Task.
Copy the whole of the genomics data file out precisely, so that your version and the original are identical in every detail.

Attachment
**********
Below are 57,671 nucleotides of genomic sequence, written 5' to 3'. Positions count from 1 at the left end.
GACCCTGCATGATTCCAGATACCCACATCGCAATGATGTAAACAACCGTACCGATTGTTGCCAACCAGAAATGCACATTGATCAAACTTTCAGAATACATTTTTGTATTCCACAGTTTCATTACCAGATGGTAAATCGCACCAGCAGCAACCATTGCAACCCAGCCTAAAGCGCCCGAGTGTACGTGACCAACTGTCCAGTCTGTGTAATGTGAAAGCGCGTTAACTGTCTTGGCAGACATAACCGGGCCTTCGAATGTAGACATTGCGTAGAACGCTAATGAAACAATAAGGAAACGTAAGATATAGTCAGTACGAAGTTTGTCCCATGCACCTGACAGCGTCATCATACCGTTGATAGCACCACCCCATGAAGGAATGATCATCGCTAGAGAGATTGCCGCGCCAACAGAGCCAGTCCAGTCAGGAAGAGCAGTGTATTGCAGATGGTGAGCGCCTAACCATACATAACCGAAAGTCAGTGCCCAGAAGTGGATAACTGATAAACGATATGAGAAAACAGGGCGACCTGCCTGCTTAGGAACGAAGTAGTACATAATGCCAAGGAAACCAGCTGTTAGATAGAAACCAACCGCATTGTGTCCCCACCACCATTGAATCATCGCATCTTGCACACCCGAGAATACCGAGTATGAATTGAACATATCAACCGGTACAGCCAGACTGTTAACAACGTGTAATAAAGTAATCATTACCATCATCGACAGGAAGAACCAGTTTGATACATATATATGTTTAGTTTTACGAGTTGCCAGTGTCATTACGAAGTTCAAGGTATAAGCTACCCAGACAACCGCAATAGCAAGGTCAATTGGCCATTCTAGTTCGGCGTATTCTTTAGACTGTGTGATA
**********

Below are 57,671 nucleotides of genomic sequence, written 5' to 3'. Positions count from 1 at the left end.
GACCCTGCATGATTCCAGATACCCACATCGCAATGATGTAAACAACCGTACCGATTGTTGCCAACCAGAAATGCACATTGATCAAACTTTCAGAATACATTTTTGTATTCCACAGTTTCATTACCAGATGGTAAATCGCACCAGCAGCAACCATTGCAACCCAGCCTAAAGCGCCCGAGTGTACGTGACCAACTGTCCAGTCTGTGTAATGTGAAAGCGCGTTAACTGTCTTGGCAGACATAACCGGGCCTTCGAATGTAGACATTGCGTAGAACGCTAATGAAACAATAAGGAAACGTAAGATATAGTCAGTACGAAGTTTGTCCCATGCACCTGACAGCGTCATCATACCGTTGATAGCACCACCCCATGAAGGAATGATCATCGCTAGAGAGATTGCCGCGCCAACAGAGCCAGTCCAGTCAGGAAGAGCAGTGTATTGCAGATGGTGAGCGCCTAACCATACATAACCGAAAGTCAGTGCCCAGAAGTGGATAACTGATAAACGATATGAGAAAACAGGGCGACCTGCCTGCTTAGGAACGAAGTAGTACATAATGCCAAGGAAACCAGCTGTTAGATAGAAACCAACCGCATTGTGTCCCCACCACCATTGAATCATCGCATCTTGCACACCCGAGAATACCGAGTATGAATTGAACATATCAACCGGTACAGCCAGACTGTTAACAACGTGTAATAAAGTAATCATTACCATCATCGACAGGAAGAACCAGTTTGATACATATATATGTTTAGTTTTACGAGTTGCCAGTGTCATTACGAAGTTCAAGGTATAAGCTACCCAGACAACCGCAATAGCAAGGTCAATTGGCCATTCTAGTTCGGCGTATTCTTTAGACTGTGTGATA